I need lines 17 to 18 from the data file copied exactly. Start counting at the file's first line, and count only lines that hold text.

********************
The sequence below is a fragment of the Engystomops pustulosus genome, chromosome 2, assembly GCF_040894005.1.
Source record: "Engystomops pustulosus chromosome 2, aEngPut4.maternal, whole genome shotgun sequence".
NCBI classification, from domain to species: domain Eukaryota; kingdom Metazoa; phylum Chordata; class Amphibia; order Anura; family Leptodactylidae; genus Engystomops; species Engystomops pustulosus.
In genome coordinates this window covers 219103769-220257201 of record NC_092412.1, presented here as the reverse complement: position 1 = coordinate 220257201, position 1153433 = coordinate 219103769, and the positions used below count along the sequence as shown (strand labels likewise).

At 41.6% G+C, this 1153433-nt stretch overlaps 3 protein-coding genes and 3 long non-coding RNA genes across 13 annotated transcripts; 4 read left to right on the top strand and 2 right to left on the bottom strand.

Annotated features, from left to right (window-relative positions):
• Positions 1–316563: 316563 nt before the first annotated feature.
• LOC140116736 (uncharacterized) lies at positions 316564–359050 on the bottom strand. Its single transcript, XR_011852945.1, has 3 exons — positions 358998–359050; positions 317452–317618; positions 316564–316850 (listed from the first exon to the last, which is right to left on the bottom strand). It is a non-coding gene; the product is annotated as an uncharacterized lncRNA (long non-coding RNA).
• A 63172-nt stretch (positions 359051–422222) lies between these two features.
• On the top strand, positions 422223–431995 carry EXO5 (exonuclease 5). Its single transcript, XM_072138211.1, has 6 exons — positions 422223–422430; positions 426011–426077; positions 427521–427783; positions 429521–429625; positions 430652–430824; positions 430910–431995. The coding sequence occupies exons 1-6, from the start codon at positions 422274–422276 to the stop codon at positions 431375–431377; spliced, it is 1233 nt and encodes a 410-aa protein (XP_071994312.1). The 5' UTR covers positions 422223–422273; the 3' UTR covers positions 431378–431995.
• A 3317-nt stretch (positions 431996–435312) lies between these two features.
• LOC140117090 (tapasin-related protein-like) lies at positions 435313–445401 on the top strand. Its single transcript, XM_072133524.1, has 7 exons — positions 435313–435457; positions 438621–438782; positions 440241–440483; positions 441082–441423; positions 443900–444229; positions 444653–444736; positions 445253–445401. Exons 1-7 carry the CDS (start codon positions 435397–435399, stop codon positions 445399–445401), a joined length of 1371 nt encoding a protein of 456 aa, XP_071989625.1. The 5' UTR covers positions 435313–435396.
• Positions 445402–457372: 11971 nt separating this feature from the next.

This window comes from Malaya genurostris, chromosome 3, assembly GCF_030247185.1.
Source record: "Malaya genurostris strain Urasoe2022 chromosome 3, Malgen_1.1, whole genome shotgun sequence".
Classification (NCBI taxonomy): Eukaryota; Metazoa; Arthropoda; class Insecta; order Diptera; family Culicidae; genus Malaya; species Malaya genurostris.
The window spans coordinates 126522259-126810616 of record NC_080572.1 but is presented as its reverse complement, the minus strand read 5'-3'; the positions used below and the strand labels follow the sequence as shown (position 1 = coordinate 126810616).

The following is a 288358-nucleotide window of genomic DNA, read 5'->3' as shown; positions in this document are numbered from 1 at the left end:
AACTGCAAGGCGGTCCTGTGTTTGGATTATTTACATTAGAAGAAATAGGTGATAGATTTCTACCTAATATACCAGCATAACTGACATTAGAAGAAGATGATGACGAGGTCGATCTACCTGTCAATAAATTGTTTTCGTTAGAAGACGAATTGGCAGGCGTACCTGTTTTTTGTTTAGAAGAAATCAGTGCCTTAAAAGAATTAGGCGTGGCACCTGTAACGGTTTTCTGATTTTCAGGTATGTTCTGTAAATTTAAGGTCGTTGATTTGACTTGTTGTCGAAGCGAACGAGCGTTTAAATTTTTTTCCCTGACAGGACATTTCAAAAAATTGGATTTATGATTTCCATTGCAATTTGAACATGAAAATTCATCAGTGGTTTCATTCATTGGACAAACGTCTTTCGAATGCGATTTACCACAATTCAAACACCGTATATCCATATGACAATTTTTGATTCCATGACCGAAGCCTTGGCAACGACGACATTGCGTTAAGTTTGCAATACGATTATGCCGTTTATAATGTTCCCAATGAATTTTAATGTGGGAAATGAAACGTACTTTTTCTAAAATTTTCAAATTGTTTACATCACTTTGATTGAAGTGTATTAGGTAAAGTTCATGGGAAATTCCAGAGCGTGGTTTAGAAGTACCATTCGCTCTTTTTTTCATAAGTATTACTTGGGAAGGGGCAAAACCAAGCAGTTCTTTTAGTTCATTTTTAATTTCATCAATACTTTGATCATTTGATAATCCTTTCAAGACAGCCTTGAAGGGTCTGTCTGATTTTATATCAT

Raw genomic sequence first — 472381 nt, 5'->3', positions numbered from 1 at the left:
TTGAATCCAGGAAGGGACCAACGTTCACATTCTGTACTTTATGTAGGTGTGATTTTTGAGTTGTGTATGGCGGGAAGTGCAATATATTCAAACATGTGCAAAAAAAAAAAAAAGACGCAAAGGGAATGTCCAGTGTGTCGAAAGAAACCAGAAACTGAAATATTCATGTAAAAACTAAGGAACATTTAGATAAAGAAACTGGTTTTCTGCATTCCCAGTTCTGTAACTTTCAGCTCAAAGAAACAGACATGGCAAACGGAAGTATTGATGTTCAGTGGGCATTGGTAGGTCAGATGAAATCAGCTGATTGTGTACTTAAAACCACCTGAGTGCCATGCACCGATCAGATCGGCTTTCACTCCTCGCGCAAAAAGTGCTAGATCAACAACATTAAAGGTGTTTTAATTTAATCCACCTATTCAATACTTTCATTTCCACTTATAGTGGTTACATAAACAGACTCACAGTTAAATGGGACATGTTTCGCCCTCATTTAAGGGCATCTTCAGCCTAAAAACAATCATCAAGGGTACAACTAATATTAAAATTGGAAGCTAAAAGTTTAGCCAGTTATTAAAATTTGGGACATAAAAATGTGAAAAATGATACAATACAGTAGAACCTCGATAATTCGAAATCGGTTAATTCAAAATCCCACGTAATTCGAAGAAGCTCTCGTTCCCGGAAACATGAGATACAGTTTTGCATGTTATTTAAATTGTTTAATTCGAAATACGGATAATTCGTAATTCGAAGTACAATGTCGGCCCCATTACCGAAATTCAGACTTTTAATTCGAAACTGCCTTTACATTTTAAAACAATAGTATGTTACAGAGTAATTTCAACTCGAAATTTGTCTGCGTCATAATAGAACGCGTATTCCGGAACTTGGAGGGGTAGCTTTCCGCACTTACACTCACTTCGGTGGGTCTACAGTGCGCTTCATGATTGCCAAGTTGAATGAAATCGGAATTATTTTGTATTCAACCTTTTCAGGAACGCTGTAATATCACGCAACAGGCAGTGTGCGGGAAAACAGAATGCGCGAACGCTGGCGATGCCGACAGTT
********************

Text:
The window spans coordinates 126522259-126810616 of record NC_080572.1 but is presented as its reverse complement, the minus strand read 5'-3'; the positions used below and the strand labels follow the sequence as shown (position 1 = coordinate 126810616).

The following is a 288358-nucleotide window of genomic DNA, read 5'->3' as shown; positions in this document are numbered from 1 at the left end: